To get them on the side of voting yes, those in charge of the bill—House Speaker Paul Ryan, VP Pence, and even Trump—have struck a deal with the Freedom Caucus. If the Caucus agrees to the bill, the Essential Health Benefits list will be removed from the bill.
It’s a holdover from the Affordable Care Act. It requires insurances to cover—at the bare minimum—the following 10 items:
Ambulatory patient services
Maternity and newborn care
Mental health and substance use disorder services
Rehabilitative and habilitative services
Preventive and wellness services
There has been no analysis on the future consequences on striking off the Essential Health Benefits because the CBO has not been given enough time to conduct research.
Trump has put pressure on the GOP to push this bill through. It would solidify his stance as a deal-maker—something he ran on during the campaign—and would show his control over the rapidly dividing Republican party. He has also threatened that the Republicans will lose their majority if the bill does not pass. That pressure has forced massive overhauls to the bill. House Republicans and Democrats are set to vote on a bill that they haven’t read in full, or had sufficient or significant research on.
But perhaps the scariest part of this whole thing is that photo that VP Pence Tweeted out. Him and the President meeting with the Freedom Caucus. With the strength of the Freedom Caucus, the American Health Care Act is that much closer to being passed.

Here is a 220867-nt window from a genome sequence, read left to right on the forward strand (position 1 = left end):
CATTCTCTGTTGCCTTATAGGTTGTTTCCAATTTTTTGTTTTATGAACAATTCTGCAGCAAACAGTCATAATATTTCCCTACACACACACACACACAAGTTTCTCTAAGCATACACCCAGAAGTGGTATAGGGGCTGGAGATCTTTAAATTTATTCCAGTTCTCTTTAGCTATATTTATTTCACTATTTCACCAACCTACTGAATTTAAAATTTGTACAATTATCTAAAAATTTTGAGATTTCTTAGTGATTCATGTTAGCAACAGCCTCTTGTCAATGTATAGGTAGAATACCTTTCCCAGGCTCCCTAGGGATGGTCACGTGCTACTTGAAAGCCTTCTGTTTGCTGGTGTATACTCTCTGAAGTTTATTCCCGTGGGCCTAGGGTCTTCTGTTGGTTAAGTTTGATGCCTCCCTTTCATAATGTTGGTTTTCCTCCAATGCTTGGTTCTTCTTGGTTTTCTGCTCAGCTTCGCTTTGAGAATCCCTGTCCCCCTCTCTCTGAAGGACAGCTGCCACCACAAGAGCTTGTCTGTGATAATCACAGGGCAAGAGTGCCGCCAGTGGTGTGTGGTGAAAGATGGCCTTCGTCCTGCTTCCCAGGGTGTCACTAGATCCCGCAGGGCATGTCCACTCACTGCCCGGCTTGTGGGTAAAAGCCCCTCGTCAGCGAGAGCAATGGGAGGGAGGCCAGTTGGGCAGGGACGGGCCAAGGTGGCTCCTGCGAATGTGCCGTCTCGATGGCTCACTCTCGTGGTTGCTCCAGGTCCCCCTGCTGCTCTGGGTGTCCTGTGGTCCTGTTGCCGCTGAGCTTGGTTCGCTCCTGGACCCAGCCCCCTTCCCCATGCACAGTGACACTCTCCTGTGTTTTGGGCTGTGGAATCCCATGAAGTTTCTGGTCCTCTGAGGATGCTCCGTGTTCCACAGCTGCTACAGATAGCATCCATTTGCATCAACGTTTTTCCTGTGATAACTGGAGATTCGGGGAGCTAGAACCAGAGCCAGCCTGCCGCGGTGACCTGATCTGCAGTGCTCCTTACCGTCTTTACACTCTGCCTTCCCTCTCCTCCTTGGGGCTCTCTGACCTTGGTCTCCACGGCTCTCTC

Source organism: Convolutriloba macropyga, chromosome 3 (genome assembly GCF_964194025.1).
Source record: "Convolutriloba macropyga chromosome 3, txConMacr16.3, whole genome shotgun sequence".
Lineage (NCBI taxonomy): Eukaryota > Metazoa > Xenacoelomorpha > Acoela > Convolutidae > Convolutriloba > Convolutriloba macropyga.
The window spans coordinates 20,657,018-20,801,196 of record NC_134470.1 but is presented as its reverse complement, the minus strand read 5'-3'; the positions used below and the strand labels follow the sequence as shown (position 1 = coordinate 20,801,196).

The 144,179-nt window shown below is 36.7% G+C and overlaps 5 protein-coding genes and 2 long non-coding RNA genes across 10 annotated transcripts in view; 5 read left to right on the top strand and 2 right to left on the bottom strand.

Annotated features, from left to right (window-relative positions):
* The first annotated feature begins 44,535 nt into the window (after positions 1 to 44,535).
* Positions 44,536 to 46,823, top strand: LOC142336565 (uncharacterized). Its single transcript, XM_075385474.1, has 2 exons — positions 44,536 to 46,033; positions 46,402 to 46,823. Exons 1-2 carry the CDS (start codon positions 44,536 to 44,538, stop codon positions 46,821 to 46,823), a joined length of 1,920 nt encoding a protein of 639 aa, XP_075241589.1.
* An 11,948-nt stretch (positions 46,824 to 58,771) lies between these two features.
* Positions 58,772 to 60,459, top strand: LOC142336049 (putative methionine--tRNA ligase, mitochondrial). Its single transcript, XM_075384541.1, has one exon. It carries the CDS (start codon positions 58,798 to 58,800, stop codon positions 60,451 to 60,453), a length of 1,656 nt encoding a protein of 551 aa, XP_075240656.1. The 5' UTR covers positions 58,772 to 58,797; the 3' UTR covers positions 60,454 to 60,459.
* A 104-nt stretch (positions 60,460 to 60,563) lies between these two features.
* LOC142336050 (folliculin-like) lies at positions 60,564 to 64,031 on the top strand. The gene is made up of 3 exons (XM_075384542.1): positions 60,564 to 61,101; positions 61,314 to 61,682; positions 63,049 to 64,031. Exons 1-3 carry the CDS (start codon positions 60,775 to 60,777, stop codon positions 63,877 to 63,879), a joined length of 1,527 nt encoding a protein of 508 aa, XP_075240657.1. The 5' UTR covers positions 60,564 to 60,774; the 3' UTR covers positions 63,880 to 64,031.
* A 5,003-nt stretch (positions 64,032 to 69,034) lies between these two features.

A circle of wealthy, privileged, heterosexual cisgender white men, deciding the fate of women, minorities, cancer patients, those with mental illness, and the vulnerable. We might not have seen the finished bill, but we have seen enough of the consequences. The AHCA would mostly affect the elderly and sick—premiums would rise due to declining assistance—while the young, healthy and wealthy would see tax benefits. In addition, according to Forbes, over the next decade, the plan outlines an $880 billion tax cut, with $274 billion going directly to the richest 2%.
If the AHCA, the new healthcare plan, only benefits the young, healthy and wealthy, while leaving premiums rising, care decreasing, targeting the elderly and the sick, and ~24 million uninsured—then it’s possible that this isn’t the best plan.
But this is the world we live in—the decision of this small cluster of white men, for whom this healthcare plan will only benefit, will impact the rest of us.